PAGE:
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Austin Psych Fest Live (Saturday): The Black Ryder

Eerie but apt scenes from a moonsoon

By Richard Whittaker, 3:03PM, Sun. Apr. 28, 2013

Aimee Nash seemed positively perky as she added, “Don’t worry, it’s possible we could get electrocuted.”
Aimee Nash seemed positively perky as she added, “Don’t worry, it’s possible we could get electrocuted.”
photo by Gary Miller

It’s a simple equation: Pysch plus rain equals Goth.

Australia’s misery merchant duo the Black Ryder can probably blame Peter Daltrey of UK pastoralists Kaleidoscope for Saturday night’s late-hour Psych Fest storm. An hour or so earlier, he sunnily commented to the crowd that at least the rain had held off. And so, fate tempted, as TBR’s first droning chords began, so did the deluge.

As did the mass migration, the crowd in the Elevation amphitheatre’s riverside bowl vaporizing – slipping and sliding up the mudslide sides. Even the light show projected across the water was switched off, for safety reasons.

Yet the lightning-coated sky was a far more apt light show, the Ryders casting a long, dark shadow over the waters. Undeterred by the soaked stage, vocalist/guitarist Aimee Nash promised the “best best set” for the valiant but depleted and drenched ranks of stragglers that remained. She seemed positively perky as she added, “Don’t worry, it’s possible we could get electrocuted.”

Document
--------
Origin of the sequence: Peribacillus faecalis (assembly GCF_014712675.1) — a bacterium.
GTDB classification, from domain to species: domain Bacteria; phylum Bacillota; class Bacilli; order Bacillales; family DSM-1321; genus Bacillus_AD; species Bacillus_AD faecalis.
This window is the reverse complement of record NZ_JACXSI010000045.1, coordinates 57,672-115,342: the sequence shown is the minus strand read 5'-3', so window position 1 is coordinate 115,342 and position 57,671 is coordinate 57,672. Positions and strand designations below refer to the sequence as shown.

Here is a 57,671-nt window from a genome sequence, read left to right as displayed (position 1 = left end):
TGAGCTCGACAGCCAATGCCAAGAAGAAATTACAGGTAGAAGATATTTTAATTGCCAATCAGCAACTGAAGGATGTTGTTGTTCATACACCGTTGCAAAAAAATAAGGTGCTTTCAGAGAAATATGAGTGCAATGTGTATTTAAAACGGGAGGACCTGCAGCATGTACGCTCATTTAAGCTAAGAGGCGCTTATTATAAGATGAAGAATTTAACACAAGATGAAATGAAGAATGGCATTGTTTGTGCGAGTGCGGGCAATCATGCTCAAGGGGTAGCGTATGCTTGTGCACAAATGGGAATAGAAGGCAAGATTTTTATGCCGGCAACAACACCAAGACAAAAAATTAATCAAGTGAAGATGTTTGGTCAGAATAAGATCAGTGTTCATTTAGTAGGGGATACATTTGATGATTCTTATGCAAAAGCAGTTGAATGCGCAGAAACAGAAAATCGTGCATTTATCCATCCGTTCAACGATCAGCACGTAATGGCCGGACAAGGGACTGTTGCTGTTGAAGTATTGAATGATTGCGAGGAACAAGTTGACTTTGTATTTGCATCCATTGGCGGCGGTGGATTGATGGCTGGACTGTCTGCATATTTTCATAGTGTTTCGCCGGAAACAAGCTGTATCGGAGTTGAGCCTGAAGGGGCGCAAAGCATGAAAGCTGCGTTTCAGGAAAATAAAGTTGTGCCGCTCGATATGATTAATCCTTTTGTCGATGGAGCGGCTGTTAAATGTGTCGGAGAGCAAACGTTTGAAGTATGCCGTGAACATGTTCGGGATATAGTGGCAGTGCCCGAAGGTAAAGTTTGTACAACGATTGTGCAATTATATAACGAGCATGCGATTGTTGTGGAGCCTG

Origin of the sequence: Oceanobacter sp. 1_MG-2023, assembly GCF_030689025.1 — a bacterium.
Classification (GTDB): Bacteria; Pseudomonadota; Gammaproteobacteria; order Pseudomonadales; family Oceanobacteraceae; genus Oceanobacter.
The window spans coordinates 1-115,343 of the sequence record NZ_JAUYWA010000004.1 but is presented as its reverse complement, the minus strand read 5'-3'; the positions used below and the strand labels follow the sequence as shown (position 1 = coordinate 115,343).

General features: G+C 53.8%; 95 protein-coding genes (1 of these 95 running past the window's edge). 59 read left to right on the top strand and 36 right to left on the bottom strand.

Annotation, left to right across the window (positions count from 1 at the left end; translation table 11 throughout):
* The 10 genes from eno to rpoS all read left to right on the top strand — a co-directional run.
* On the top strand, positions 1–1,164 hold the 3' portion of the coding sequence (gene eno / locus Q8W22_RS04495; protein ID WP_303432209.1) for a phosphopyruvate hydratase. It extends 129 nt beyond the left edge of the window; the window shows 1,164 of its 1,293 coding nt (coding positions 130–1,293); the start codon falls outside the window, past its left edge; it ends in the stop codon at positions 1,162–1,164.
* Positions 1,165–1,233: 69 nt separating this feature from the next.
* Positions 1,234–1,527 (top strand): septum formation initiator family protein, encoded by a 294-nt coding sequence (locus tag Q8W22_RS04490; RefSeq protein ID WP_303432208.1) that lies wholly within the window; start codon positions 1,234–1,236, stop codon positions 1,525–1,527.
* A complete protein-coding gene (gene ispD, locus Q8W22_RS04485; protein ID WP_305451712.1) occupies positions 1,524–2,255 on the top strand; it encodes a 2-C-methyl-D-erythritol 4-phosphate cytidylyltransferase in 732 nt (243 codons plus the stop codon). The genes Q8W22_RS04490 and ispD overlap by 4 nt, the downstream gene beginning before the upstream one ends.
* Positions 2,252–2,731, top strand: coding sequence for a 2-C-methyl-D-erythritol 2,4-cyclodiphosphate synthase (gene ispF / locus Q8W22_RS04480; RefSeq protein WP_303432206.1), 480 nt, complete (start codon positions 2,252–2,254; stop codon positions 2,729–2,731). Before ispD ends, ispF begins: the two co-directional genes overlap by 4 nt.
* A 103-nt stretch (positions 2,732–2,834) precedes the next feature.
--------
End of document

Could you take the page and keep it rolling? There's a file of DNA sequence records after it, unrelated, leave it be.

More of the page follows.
Boosted from a recording pair to a full live band, their Cranes on a Mission swirling stomp made more sense in the monsoon. The ceremonial swaying of 2009’s debut disc, Buy the Ticket, Take the Ride, muscled up as Nash’s fellow Ryder Scott Von Ryper lankily sneered new tracks across the waterlogged faithful.

If you weren’t there when Nash shook out her rain-drenched locks, breathily cooing, “I guess it’s true, we’ve been here before like lovers,” then you don’t get your Psych Fest medal of honor.

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